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#1079040 - 01/20/09 09:43 PM Newbie Advice  
Joined: Jan 2009
Posts: 166
BarbVA Offline
Full Member
BarbVA  Offline
Full Member

Joined: Jan 2009
Posts: 166
Do you find that you pick a favorite song and stick with it or play a variety.

I started just about 2 weeks ago teaching myself and moved through the kids level 1A Alfred Book and Recital book, in about a week, and the only songs I really liked out of it were Quiet River and The Indian Song, so I played them a lot, along with Level one printouts of Beethoven's 5th and America that I printed from a link off of this site.

Then I read here a lot, and decided to get a teacher. So I had my first lesson, and she gave me two pieces, of which I only like one, The Rainbow Song, so I play that every day several times, and she gave me two books, but I can't find anything in them that I enjoy playing.

So for a week now, its been just the Rainbow Song, scales, an arpeggio, and some cadences, and I'm bored to tears with the rest of it, but have another week before my next lesson and I get my Alfred's all in One level 1 book.

Any suggestions to keep the enthusiasm up, without driving my family crazy with the 150th round of The Rainbow Song?

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#1079041 - 01/20/09 10:32 PM Re: Newbie Advice  
Joined: Jun 2007
Posts: 842
saerra Offline
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saerra  Offline
500 Post Club Member

Joined: Jun 2007
Posts: 842
Atlanta, GA
smile Ahhhh yes, I know what you mean.

I find it very difficult to work on pieces that I do not like or enjoy at all. I think this is true for most of people...

That said, there are different degrees of liking something (from "love it!" to "it's ok" to "hate it!"). I don't expect to love every piece, but I try to give a fair attempt at anything my teacher assigns... if I end up really hating it after that (it's happened!) - I'll let him know and we move on...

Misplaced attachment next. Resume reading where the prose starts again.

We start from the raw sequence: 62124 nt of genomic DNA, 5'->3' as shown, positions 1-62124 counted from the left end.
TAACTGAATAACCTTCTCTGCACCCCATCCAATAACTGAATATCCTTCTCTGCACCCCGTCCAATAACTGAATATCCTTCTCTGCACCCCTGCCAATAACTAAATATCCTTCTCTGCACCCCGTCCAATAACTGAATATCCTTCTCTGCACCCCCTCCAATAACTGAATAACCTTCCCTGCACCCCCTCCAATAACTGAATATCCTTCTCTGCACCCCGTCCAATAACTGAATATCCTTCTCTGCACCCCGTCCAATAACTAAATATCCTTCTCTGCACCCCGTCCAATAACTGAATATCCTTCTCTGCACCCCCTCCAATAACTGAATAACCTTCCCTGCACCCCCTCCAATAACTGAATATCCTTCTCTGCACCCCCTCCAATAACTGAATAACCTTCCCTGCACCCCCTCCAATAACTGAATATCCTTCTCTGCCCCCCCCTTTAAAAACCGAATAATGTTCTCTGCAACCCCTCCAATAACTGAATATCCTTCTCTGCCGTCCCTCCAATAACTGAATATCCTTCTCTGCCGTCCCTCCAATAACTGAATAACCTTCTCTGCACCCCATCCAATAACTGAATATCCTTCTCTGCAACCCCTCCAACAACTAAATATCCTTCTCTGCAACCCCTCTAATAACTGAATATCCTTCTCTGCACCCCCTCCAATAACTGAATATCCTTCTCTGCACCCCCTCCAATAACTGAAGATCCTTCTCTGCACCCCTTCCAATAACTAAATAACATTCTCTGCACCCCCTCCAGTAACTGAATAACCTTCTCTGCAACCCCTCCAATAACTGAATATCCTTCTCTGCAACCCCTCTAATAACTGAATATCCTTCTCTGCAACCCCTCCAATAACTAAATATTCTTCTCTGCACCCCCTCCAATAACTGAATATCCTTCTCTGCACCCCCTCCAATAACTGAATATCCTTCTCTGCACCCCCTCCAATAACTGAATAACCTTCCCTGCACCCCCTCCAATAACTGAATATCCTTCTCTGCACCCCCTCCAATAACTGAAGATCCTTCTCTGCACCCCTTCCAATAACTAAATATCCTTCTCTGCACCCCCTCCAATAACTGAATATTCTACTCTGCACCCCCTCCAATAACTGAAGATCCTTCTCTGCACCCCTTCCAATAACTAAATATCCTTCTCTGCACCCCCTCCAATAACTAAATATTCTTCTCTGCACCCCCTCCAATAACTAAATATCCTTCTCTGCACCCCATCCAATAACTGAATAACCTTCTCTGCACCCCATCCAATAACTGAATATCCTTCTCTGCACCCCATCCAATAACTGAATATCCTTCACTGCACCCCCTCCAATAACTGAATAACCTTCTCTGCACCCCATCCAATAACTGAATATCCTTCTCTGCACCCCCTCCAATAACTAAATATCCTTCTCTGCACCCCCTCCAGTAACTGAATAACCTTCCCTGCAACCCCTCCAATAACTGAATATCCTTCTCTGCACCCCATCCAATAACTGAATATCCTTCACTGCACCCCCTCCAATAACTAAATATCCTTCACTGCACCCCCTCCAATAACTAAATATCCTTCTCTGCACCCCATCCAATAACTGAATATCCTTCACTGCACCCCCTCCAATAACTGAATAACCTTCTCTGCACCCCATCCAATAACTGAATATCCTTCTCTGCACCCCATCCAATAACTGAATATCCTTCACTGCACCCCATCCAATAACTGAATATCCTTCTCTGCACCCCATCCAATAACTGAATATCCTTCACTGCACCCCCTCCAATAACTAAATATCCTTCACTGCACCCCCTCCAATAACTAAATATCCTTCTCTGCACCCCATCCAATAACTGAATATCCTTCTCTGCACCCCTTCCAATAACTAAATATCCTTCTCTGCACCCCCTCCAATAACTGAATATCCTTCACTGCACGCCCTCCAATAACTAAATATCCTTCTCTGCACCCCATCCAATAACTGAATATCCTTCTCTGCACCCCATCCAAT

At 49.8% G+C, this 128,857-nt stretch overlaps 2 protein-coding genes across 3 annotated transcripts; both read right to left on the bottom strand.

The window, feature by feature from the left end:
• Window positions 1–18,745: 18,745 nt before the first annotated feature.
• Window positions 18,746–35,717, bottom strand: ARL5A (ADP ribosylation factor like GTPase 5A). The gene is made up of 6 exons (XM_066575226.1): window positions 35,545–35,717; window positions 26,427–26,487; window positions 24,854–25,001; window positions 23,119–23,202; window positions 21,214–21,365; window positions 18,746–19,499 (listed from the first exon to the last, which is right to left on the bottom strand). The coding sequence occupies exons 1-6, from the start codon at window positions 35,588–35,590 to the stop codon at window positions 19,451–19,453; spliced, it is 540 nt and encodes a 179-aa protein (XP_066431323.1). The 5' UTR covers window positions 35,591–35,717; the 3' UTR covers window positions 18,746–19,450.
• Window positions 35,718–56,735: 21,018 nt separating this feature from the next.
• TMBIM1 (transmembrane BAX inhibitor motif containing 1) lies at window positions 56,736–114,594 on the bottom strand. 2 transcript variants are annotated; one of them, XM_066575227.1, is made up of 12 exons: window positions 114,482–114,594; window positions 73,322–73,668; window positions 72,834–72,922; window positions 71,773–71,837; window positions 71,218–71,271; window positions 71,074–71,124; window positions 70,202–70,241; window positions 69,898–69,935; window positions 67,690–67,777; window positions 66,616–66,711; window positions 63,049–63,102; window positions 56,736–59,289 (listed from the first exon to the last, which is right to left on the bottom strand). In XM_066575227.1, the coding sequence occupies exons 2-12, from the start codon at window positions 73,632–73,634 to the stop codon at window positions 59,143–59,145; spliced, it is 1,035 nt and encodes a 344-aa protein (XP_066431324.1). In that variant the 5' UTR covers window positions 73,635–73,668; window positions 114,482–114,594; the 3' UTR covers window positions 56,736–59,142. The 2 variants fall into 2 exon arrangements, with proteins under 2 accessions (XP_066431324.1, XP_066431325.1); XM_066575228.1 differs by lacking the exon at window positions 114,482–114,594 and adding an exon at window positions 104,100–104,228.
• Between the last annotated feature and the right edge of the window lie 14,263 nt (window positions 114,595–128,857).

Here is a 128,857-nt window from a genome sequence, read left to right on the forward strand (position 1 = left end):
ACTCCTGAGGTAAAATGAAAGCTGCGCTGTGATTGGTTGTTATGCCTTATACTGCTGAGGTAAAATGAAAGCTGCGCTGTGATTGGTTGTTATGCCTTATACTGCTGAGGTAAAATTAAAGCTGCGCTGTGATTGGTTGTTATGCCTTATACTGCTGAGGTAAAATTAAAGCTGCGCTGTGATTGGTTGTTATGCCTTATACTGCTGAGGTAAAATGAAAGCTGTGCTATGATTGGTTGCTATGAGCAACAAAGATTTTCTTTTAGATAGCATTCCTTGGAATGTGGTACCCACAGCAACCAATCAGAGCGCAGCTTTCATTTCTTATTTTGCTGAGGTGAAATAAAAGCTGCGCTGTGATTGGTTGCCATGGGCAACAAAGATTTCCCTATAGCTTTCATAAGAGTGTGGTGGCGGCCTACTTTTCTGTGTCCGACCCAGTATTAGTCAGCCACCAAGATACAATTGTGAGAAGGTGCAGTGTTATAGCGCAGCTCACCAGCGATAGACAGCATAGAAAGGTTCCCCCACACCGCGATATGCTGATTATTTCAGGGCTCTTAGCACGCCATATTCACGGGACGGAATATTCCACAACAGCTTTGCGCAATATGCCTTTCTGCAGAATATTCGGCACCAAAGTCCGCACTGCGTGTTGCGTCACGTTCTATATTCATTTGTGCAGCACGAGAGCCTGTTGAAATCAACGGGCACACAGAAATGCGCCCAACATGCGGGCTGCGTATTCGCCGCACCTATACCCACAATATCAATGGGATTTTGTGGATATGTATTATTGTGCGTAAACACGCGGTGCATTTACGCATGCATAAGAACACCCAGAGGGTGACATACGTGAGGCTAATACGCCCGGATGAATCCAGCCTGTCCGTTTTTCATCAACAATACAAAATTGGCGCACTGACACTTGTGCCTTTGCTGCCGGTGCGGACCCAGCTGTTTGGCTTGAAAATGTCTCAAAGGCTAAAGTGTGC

Trying to play something you hate is usually counter-productive, you don't enjoy, so you don't put as much effort or time into the practice, so it doesn't get better, so you are stuck with it another week... and so on. It's much better to let your teacher know, and find something you do enjoy and can learn from!

As far as how to still get something out of a piece that you've played 150 times wink --- I try to get very focused on little things I want to work on. Have you worked on the dynamics (loud versus soft sections)? Any articulations (accents, staccato, etc)? Has your teacher asked you to focus on any technical aspects (I'm working on not bouncing my wrist with the beat on a certain song, for example). If you like the piece, have you tried memorizing it, and then really listening to how it sounds when you play?

For me, finding little details to try to "perfect" helps me stay interested beyond the phase of, "ok, I can play all the notes, what's next!?"

Also, if you're up to it - you could start looking at how it's put together... what does the melody do, how does it move, do you know enough to start identifying chords and their functions?

Just some random thoughts... hope they help!

#1079042 - 01/20/09 11:22 PM Re: Newbie Advice  
Joined: Nov 2006
Posts: 4,489
Mark... Offline
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Mark...  Offline
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Joined: Nov 2006
Posts: 4,489
Jersey Shore
I drove my wife nuts with many of the early pieces. But its part of paying your dues. Some of the stuff you might not like will have technique that helps in the long run.

2 years later I'm finally playing lots of stuff I like and my family likes also. I'm sure the Hanon and scale work I do now is also not fun to listen too.

I work nights and try to practice when the house is empty, except for my maestro mini Dachshund Freddie... laugh

#1079043 - 01/21/09 12:28 AM Re: Newbie Advice  
Joined: Jan 2009
Posts: 17
accidental Offline
Junior Member
accidental  Offline
Junior Member

Joined: Jan 2009
Posts: 17
Garden City, MI
It's difficult to play pieces you don't really enjoy, but sometimes we have to look deeper into what we're trying to accomplish by learning these pieces.

Next time you get a lesson or a piece from your teacher, talk about what you're trying to learn from each piece. Once you know what you're looking for, you may find it more enjoyable to practice, because you have something to focus on other than learning to play a song you don't really enjoy.

Define the expectation up front, and it'll take away a lot of the frustration later on.

Good luck!

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